As mentioned, a reader could easily read one section and then come back to read the next one a few weeks later; this is due to how Mooney set-up his chapters. Each chapter begins with one or two quotes pertaining to the trait the reader will encounter from a multitude of famous people (including artists, theologians, and many others) or passages from the Bible. Following these quotes are two stories: one being a story from the Bible and the other being a story from Mooney’s own life, whether it was something his family experienced or an experience shared by someone else during one of his church services. Following each of the stories is an in depth look as to how someone portrayed the main trait of the chapter and tips as to how the readers can obtain said trait.
The end of the chapter can catch readers by surprise in a good way. Mooney set aside a couple pages at the conclusion of each chapter for practices the reader can do on his or her own. One does not need to complete the practices as soon as he or she is done reading the chapter. They can be saved for a later day, for some of them take time (some requiring about 20 minutes while others a few days’ time). When one has the time, most of these practices can be done on his or her own while others require a group of people.
Upon finishing the book, the final chapter is not, per say, a trait, but rather preparation for the trek the reader is about to endure if he or she wishes to find his or her inner child once again. And if one wishes to read further into finding one’s inner child, Mooney has a page of suggestions for further reading.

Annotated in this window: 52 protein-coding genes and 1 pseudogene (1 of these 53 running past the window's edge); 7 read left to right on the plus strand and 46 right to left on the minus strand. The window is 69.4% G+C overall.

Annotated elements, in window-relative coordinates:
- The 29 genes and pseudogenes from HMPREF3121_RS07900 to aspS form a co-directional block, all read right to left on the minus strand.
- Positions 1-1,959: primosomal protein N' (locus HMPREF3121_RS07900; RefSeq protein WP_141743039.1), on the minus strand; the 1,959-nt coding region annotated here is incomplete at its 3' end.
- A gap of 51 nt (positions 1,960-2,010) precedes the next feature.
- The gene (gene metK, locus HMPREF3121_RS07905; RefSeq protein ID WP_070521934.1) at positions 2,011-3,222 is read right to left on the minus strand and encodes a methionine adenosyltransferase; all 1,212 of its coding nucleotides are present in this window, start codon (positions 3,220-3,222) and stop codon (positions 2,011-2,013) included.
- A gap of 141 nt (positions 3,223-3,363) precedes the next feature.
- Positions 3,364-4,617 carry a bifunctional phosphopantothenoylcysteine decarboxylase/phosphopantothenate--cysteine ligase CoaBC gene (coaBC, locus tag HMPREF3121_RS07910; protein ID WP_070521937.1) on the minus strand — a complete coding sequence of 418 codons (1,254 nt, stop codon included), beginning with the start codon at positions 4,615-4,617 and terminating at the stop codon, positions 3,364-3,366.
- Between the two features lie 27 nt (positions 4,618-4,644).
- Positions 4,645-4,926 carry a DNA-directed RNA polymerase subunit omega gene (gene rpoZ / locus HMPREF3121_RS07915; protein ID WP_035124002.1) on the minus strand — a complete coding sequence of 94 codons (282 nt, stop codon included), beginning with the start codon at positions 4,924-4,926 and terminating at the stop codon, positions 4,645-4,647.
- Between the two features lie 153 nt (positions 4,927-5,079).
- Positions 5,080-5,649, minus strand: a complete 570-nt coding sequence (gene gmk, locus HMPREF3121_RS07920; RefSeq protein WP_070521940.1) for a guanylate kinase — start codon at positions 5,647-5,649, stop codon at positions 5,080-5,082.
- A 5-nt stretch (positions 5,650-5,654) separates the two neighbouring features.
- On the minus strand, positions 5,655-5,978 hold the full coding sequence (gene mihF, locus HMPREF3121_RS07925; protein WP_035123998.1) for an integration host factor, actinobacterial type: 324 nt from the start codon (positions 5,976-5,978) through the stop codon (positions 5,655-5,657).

As a whole, I would highly recommend this book to any adult who is struggling with the daily stresses life has to offer and wishes to return to childhood; however, I must also be honest with future readers that if any adult out there already has a childlike spirit, this book may not help as much as one might like. For as long as I can remember, my spirit has been so much like a child’s and, while reading, I found that I already housed many of the traits Mooney talked about. True, the remaining traits that I have not acquired were very insightful to read about and, by completion of the book, I discovered that I still have a ways to go before completing my transformation from my serious adult spirit to my past childlike spirit. Perhaps I should then say that this book is insightful and can speak to one who already has a childlike spirit, but wishes for a complete transformation and can speak to those who dream of days long past when the world was simple and every experience of everyday was amazing.
C. Christopher Smith is the founding editor of The Englewood Review of Books. He is also author of a number of books, including most recently How the Body of Christ Talks: Recovering the Practice of Conversation in the Church (Brazos Press, 2019). Connect with him online at: C-Christopher-Smith.com